Trial of Condemnation
Jeanne was sent to Rouen for her heresy trial. There was no valid ground on which she was put to trial. It was a political trial inquired by the English to shame their enemies. Everything said in the trial was written down, all the questions and the answers of Jeanne. In the trial the judges asked her several things about the Voices she heard, her God given mission, and her obedience to the Catholic Church. She answered what she was allowed to answer by the Voices. Several times she said: “I will not answer further to that“.
Speech is silver, silence is golden.
This young woman, only nineteen years old when put on trial, stays faithful to our Lord. Everyone at the trial is against her and is waiting for her to speak against herself and God. But she remains strong and is not intimidated by their trickery questioning. This young woman that restored the Kingdom of France is persecuted by the enemy on false accusations. The question that keeps coming back in her trial is why she wears men’s clothing. Her answer to that is that she will wear it until God tells her otherwise. At the end of the trial her wearing men’s clothing is why she was sentenced to death by fire. Even on the day of her death she didn’t cease to pray for the King of France who abandoned her. She asked the multitude to pray for her and they did, weeping and on their knees. When they started the fire, Jeanne d’Arc cried “Jesus, Jesus!”.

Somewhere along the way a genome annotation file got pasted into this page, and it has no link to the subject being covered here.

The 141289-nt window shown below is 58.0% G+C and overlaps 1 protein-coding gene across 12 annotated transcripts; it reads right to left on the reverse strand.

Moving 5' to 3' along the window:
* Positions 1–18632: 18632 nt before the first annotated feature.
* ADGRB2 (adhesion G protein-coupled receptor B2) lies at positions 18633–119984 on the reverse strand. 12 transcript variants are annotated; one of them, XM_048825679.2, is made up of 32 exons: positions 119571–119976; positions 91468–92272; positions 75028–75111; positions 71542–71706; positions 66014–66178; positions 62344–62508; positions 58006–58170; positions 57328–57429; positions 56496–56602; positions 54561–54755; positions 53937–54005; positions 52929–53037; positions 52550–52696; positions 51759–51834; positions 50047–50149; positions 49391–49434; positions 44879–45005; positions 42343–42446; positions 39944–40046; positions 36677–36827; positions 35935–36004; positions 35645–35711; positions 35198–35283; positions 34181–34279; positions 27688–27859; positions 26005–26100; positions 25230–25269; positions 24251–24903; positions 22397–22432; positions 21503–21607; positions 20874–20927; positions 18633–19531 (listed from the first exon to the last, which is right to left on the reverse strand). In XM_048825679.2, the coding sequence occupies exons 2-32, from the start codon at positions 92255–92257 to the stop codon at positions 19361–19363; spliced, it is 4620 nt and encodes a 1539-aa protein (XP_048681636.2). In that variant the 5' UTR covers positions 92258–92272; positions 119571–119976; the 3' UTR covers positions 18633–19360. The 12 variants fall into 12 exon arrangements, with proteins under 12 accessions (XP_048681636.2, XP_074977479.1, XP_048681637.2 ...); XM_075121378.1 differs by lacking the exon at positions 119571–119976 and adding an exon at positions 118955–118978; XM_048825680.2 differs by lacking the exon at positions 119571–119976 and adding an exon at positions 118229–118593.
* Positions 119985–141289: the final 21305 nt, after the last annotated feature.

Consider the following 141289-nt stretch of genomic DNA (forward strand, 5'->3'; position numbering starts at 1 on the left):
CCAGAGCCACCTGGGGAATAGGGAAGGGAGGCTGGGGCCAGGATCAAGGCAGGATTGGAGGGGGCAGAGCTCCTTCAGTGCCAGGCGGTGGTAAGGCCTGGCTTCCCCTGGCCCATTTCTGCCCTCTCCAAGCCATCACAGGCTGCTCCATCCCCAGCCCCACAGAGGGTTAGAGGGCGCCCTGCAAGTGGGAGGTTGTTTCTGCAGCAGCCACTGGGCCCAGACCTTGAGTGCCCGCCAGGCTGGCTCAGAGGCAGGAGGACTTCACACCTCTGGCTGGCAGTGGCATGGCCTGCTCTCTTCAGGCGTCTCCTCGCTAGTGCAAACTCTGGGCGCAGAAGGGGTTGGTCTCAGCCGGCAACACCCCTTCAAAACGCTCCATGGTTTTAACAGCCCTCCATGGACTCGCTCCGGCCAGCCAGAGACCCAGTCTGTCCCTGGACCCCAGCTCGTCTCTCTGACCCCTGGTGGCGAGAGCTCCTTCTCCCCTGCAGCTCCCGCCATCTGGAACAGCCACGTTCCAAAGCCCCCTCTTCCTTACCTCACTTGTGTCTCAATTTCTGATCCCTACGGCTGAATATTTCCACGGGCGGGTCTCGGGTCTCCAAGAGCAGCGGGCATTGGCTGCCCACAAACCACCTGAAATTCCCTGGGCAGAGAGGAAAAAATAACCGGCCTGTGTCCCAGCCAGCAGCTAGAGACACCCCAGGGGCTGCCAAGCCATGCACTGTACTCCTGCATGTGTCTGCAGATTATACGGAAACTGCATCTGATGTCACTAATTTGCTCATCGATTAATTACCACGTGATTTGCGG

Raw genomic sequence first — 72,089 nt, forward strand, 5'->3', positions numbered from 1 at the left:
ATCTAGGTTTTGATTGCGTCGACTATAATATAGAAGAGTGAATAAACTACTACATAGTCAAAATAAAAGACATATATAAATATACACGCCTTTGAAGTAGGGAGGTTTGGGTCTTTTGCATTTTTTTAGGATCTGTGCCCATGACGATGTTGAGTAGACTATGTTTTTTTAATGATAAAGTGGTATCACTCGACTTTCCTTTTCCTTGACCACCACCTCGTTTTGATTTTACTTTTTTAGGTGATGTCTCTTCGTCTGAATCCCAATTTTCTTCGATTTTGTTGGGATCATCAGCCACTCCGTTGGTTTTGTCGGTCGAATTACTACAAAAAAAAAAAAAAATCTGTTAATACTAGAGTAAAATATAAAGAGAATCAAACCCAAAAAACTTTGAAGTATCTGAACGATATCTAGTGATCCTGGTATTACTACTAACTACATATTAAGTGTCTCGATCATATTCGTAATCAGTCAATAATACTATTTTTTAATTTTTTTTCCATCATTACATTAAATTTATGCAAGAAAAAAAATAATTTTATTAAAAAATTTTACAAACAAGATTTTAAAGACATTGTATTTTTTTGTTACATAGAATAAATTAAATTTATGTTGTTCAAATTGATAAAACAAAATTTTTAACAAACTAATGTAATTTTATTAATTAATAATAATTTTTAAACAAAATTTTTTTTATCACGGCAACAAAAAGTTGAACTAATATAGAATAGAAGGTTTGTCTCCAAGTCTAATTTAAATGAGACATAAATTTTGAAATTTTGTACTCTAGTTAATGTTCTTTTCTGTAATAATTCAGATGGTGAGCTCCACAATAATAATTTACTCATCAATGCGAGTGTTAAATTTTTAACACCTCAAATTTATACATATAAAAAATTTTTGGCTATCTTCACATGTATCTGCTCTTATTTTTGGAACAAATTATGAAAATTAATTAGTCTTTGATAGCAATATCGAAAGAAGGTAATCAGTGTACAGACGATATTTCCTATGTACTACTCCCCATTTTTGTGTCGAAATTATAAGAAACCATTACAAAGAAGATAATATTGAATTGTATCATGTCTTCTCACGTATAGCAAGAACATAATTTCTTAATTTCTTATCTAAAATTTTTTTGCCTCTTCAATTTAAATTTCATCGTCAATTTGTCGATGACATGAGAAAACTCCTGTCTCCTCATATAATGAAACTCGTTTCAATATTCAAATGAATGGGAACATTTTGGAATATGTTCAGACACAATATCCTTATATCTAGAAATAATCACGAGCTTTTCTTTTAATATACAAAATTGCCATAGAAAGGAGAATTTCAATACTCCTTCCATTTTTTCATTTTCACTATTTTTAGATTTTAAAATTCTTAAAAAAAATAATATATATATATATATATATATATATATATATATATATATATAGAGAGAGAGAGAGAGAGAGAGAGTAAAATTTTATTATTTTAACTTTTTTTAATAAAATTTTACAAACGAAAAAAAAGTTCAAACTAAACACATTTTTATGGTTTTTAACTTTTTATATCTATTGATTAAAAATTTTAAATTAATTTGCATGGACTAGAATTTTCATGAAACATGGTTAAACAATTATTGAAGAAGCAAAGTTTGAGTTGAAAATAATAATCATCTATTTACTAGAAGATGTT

Lessons from Jeanne d’Arc
The beauty of learning more about the life story of a Saint is that they lived and walked with God. Their life stories are full of wisdom. These are the lessons we can learn from Saint Jeanne d’Arc, the lessons in her own words.
- I do not fear. I was born for this. If you know what your God given mission is, fear will have no power over you. You will know what God asks of you.
- You shall not know all. God knows all. People don’t need to know all. This goes both ways. You don’t have to tell everything. But you should also not be too curious about things, you don’t have to know all.
- I leave it to our Lord. We will all be judged by God. People don’t need us to judge them, that is not our task. We are called to love and bring the Gospel.
- I look to God, my Creator, in all. Truth and wisdom are from God. Every moment, with every decision look to God. Ask the Holy Spirit to guide you.
- I have a good master – that is, our Lord. Jesus is the good shepherd. He has plans to prosper you and not to harm you, plans to give you hope and a future (Jeremiah 29:11 NIV).
Want to read more about Jeanne d’Arc? I highly recommend Joan of Arc: in her own words and Personal Recollections of Joan of Arc by Mark Twain.